It is at this point when I start to think that maybe I should not go to the audition at all- beg off with some lame excuse about emergency surgery, or a death in the family, or my dog needing to have her teeth cleaned. You know, something they would not dare to dispute. As a last ditch effort, I go back to my repertoire of monologues to see if there is anything that would remotely work for this piece. But nothing I have is quite right, except my comedic monologue about Santa Claus being on trial for sexual harassment by one of his reindeer (a favorite around Christmas-time). However, the audition is being held in a church and there is some foul language in the monologue and I don’t think that being struck down by lightning is in the cards for me right now. By now it is Thursday and the audition is Saturday and time is running out to memorize something new. So, I have a choice to make. But, I am too chicken to make it then so I decide to wait until Friday.

On Friday I think about the frustrations of being a performer and not knowing what the director is looking for. But then I remembered that, duh, I am a director too. And what is MY thought process when I, as a director, hold auditions? Well, in the first 10 seconds I decide if the actor is good or not. And if s/he is good, I then try to figure out what roles I have that they would be good for. That’s it. I don’t think about what type of monologue they have selected, or if they are wearing the right outfit, or if their resume is on 30# paper.

This revelation is a breakthrough in rational thinking! I head home immediately and pull out my monologue repertoire- I find the monologue that is the most ME and hope that it is still memorized. By Dog it is! It is now Friday afternoon and the audition is in 24 hours, and I can feel confident that I will do well! I will persevere! I am excited and cannot wait until the audition arrives!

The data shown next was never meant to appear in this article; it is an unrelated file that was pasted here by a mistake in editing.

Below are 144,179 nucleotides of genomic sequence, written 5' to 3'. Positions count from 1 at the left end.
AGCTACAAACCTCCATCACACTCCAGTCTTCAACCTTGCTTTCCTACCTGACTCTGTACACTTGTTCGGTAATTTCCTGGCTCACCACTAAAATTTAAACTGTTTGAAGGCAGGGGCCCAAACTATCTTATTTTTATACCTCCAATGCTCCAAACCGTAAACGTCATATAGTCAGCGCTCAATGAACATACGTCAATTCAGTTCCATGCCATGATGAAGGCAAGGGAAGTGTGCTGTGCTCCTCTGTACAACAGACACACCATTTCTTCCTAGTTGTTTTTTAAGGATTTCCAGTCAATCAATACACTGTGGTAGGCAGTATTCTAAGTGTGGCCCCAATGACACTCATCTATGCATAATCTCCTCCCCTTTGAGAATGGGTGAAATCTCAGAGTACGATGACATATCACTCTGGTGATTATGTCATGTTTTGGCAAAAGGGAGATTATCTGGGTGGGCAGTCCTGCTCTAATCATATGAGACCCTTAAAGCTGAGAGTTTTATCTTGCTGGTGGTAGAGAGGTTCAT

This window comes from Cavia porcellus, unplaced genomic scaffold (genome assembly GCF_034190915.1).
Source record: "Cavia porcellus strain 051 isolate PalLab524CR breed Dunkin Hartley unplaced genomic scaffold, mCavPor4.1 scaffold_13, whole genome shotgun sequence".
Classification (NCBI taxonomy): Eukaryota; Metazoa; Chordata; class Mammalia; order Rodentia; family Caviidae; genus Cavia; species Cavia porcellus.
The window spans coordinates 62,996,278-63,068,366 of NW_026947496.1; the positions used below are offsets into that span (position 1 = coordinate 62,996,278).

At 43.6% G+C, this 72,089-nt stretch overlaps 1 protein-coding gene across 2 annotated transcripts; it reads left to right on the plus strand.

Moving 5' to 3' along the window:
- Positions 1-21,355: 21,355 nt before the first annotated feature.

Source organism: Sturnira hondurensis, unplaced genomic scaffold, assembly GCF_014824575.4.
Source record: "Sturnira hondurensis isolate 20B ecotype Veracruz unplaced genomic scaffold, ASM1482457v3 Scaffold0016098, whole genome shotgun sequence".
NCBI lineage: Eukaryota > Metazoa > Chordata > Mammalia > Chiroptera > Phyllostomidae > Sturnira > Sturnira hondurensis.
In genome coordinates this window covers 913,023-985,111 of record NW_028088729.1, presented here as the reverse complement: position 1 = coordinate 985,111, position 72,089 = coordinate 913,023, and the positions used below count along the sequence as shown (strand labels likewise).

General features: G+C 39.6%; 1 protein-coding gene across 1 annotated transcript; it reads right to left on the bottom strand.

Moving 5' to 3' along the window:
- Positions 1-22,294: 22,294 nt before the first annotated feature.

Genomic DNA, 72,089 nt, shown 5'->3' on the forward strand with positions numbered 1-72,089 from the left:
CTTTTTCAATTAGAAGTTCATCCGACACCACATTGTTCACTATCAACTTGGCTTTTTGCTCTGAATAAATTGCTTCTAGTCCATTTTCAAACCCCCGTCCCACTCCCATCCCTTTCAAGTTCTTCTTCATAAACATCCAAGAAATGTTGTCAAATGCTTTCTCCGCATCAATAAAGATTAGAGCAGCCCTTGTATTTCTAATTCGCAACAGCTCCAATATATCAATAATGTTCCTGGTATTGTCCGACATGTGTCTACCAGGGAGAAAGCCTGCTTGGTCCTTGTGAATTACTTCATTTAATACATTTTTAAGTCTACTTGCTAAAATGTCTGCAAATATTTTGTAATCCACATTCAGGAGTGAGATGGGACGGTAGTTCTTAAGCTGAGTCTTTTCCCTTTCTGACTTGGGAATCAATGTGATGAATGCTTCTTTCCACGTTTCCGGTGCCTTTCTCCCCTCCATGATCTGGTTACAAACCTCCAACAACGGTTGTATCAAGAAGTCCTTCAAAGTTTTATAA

Well, I spoke too soon because I think it is written in stone that an actor should never go into an audition with confidence. Ever. Friday night/Saturday morning I was plagued with ”actor’s nightmare“ dreams- ones where I am in a play but I have no idea what the character is or the play is, but I am on stage and the audience is waiting. Another where I am at a callback and all of the other actors have their audition materials memorized but I haven’t seen them and director thinks I am horribly unprepared. I woke up with a sense of dread. Should I do this? Maybe I can just sleep in, but it would be bad not to show up. Darn it. I have to go.

Other than accidentally getting onto an un-airconditioned subway car and having uncomfortable shoes, the ride to the audition was uneventful. I got to the church, signed in, and waited among 5-6 other audition hopefuls. We didn’t look each other straight in the eye, but looked just past each other mumbling our monologues to ourselves. Had an outsider looked in, they would have thought we were possessed people waiting to get excised.

I finally get called into the church hall to do my audition. The room is massive and I am asked to stand up on the pulpit to deliver my monologue. Those who know me know the irony of this. I shake the hand of the director, who is the only one watching the audition, and walk up onto Dog’s stage. ”This is it,“ I thought. ”Make it or break it. Move it or lose it, and all of those... other cliches...“ Just as I turn to start to deliver my speech, I hear a noise from the floor of the church. I peer to the back and cannot believe my eyes. ”Oh, I hope you don’t mind,“ said the director. ”They are doing a bit of cleaning.“ There, in the back of the church, was a man with a vacuum cleaner. A very LOUD vacuum cleaner. ”Just project, dear,“ said the director. “I’ll let you know if you need to speak louder.“

All of the preparation, and fear, and uncertainty, and sleepless nights, etc, etc, etc, and the moment is shared with... a vacuum? I started to laugh. I haven’t laughed that hard in a really long time. ”No problem,“ I said. ”I always liked improv.“

Well, the monologue went just fine. And I got a callback. For the lead role. So, if anyone asks if acting can exist in a vacuum, you can tell them, ”I don’t know, but I know it can be done in the same room as one.“

Yuck Yuck Yuck. =)